The Grammar Bandanna—Functional or Fashionable?

The covering of a woman’s head comes from ancient times. There are still cultures that ascribe to this custom, and women’s head coverings have transferred to the secular world of fashion. Until the early twentieth century, a woman was not appropriately attired unless she covered almost her entire body, including her head, hands and ankles. This attitude prevailed even if she was involved in physical activity—women playing tennis, hockey, or rowing were expected to have their hats firmly in place during competition.

1911 Queensland Coxed Four including Grammar Woman, Isabel Roberts (1899) as stroke.

Schoolgirls appear to have been extended greater freedom, as skirt lengths rose, and more headgear options were explored. Thus, the headscarf, or bandanna, became a popular choice. Bandannas were likely worn from the commencement of formal fixtures between the three original schools of the QGSSSA in 1908. Girls Grammar’s archival collection has a bandanna, or babushka, dating from 1910.

1910 Bandanna

The bandanna’s function was three-fold: firstly, to act as a convenient control for wayward hair during intense competition; secondly, to match the conventional covering of the head and hair; and finally, it was used to identify and place the girl wearing it in competition. By the 1920s, the bandanna was most definitely an official part of the athletics uniform.

During the 1920s, the technique to wear a bandanna for the Grammar netballer or athlete was to have a square piece of cloth folded into a triangular shape, positioned tightly across the forehead, and then tied at the base of the skull in a knot. The apex of the triangle was either tucked into the knot or left to flutter.

This colourful accessory—used to identify different competitors and supporters—was carried over into BGGS’ sporting competitions where intramural or form colours were worn as a bandanna, and ribbons attached to blazers.

The Brisbane Girls Grammar Sports Club minutes from 7 December 1928 provide a list of form colours. These colours were worn as bandannas and, occasionally, ties. Grammar woman and former English teacher and Athletics Coordinator (1930-1971), Miss Marjorie Elliott (1922), explained the colour allocation. In her words: [there was a] keen interform competition—second to Fifth form had two colours (all Thirds had black plus another; Fourths navy plus another) Sixth form had the three colours blue, black and gold.’[1] Examples of these colour combinations were: IIIA’s colours were black and green, and IVA carried navy and cerise. Each form’s bandanna was made in the appropriate colours, with the Fifth form wearing a tartan design of gold and royal blue in 1928.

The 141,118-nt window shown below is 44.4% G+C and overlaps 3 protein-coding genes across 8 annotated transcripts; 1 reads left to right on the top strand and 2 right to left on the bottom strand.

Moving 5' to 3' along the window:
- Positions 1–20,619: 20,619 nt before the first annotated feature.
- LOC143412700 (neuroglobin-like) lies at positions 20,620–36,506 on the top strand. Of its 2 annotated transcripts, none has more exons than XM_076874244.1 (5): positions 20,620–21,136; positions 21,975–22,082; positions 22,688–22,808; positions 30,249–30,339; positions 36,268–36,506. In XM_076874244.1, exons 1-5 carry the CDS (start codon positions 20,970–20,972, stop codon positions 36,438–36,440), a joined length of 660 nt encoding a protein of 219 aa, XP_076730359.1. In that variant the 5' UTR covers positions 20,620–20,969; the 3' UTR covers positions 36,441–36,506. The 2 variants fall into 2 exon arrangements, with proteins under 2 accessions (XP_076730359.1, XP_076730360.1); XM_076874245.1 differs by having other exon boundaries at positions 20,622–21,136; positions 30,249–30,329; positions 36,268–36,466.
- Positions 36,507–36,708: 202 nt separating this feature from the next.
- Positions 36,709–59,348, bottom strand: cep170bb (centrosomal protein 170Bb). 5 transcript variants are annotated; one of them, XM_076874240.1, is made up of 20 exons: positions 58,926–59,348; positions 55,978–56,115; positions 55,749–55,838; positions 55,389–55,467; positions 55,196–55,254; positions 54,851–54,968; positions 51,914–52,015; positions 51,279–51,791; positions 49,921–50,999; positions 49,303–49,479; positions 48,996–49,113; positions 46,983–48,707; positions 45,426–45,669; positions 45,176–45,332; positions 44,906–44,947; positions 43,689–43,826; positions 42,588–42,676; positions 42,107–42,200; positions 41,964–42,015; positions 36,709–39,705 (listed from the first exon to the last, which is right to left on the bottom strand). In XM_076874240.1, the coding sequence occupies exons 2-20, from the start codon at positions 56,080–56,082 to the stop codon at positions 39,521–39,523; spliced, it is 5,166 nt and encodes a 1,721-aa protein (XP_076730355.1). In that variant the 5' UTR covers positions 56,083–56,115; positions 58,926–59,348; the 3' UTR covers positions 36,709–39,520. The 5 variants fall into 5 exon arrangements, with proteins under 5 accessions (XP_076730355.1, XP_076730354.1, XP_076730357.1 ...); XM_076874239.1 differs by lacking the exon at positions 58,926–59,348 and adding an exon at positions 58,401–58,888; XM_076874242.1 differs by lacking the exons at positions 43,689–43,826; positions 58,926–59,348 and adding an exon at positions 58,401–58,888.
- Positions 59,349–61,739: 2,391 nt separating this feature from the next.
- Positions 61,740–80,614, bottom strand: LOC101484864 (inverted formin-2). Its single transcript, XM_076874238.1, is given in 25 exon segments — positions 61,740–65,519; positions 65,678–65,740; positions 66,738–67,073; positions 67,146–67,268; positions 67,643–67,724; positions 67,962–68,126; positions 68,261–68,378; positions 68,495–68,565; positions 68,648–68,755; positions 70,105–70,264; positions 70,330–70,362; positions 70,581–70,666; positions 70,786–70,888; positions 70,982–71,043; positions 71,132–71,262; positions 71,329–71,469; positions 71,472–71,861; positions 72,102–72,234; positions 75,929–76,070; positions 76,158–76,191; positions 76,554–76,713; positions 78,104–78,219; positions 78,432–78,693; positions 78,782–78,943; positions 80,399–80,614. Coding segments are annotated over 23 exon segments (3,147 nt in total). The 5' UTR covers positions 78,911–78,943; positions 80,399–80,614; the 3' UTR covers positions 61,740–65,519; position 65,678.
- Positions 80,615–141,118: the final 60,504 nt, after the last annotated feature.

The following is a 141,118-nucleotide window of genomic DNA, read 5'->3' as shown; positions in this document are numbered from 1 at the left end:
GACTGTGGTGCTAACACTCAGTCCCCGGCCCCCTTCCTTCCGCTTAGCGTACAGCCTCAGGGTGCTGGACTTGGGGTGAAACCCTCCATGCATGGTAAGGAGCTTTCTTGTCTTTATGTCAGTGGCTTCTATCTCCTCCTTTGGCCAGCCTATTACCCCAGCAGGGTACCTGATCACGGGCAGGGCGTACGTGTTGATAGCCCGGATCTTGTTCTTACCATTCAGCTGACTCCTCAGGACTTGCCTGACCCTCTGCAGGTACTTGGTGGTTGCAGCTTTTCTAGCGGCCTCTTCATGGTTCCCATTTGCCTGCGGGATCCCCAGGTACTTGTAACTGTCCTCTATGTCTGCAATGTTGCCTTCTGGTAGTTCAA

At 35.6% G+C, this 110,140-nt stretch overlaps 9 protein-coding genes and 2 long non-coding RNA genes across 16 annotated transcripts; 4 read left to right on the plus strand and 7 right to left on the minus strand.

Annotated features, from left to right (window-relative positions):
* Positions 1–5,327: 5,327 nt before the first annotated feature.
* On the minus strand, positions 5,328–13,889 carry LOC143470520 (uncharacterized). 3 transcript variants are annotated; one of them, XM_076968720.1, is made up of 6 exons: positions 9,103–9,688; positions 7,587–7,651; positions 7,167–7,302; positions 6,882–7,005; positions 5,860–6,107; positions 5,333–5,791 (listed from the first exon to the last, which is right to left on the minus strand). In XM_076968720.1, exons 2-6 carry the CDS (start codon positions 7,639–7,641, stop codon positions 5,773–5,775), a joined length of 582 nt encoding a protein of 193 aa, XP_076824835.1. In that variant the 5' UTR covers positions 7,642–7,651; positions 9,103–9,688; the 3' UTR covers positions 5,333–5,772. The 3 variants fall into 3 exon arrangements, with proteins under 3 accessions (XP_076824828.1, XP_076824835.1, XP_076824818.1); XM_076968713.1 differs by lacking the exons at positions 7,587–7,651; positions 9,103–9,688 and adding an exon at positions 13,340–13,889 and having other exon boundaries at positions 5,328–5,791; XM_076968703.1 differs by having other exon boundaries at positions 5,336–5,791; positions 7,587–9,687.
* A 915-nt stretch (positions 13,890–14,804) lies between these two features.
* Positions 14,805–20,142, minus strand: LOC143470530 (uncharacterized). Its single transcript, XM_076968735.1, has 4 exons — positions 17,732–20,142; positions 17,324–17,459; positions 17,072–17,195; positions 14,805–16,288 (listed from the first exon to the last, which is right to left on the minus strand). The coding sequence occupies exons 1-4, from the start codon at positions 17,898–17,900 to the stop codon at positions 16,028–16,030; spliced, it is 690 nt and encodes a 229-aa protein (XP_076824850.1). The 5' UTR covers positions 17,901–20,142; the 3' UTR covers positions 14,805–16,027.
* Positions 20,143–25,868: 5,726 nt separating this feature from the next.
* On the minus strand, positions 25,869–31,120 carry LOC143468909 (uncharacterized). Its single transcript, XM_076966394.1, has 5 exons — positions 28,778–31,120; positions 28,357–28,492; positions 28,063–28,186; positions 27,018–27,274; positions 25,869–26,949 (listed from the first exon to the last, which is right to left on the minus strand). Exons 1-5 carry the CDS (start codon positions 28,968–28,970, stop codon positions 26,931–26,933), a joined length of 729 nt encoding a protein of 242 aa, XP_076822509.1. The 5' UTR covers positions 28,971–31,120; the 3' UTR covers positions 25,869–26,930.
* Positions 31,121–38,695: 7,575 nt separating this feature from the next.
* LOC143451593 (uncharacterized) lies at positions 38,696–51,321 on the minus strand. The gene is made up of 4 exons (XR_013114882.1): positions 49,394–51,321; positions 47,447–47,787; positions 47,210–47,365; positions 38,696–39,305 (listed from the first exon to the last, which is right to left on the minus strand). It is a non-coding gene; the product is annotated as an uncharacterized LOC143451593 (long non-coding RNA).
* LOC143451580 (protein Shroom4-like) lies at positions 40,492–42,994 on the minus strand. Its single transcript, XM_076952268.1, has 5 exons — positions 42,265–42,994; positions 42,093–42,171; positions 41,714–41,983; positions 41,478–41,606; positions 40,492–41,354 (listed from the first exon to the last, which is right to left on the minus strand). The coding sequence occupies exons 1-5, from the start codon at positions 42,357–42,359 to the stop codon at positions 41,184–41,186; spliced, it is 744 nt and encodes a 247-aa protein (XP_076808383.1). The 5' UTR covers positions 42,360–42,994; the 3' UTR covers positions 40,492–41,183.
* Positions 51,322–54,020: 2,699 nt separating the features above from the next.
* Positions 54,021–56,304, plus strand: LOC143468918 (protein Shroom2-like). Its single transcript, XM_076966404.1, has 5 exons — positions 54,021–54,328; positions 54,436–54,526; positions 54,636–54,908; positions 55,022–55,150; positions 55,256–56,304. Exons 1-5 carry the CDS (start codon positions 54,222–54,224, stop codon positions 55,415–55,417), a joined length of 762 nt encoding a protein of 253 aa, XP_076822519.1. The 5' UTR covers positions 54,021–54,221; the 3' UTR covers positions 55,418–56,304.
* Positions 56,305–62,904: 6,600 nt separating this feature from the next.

c 1930 V Form Interform bandanna

By the mid-1960s, the bandanna was permanently adapted to a triangle with two long, narrow ties making it easier to tie onto the head, less bulky and difficult to keep on the athlete’s head in competition. The last year the bandanna was worn by Grammar athletes was 1967, where I had the joy of keeping it in place while competing in the Interschool Ballgames competition. As an athlete, I was certainly very pleased to not have to battle with it in later competitions.

1967 Preparing for the Athletics March on at Lang Park.

Grammar headgear continued to change with the times and reflected what was fashionable in a particular sport at international or representative levels. Caps were introduced in the early 1980s, later superseded by the visor made popular by lady golfers in the late 1980s. This was really an attempt by me as Director of Health, Physical Education and Sport, to encourage fashion-conscious schoolgirls to wear some form of sun protection. However, fashion being a constant evolution and having the habit of reworking past designs, the cap experienced regular iterations, as has the visor.

2018 Cross Country team with Co-Captain Georgia White (2018) and Year 12 runner Sally Finch (2018).

An ironic development in the modern schoolgirl’s sporting wardrobe is the revisiting of the headband, not as a method of keeping loose locks under control or covering the head for modesty, but as a motivator for the competition, a tradition for success, and a proud indicator of being part of the team. This concept was introduced by the 2001 Cross Country Captains, Sophie Cameron (2001) and Jennifer Davis (2001), and has been a feature of all Cross Country teams and some Athletics and Swimming teams ever since.

Mrs Pauline Harvey-Short (1971)
Manager, School History and Culture

The Under 13 team was part of the successful 2007 Cross Country team where the School won its 14th consecutive QGSSSA competition.

Elaine Croft’s (1948) interform bandanna (1940s) and Patricia Trevethan’s (1954) school bandanna (1950s).

1953 QGSSSA Athletics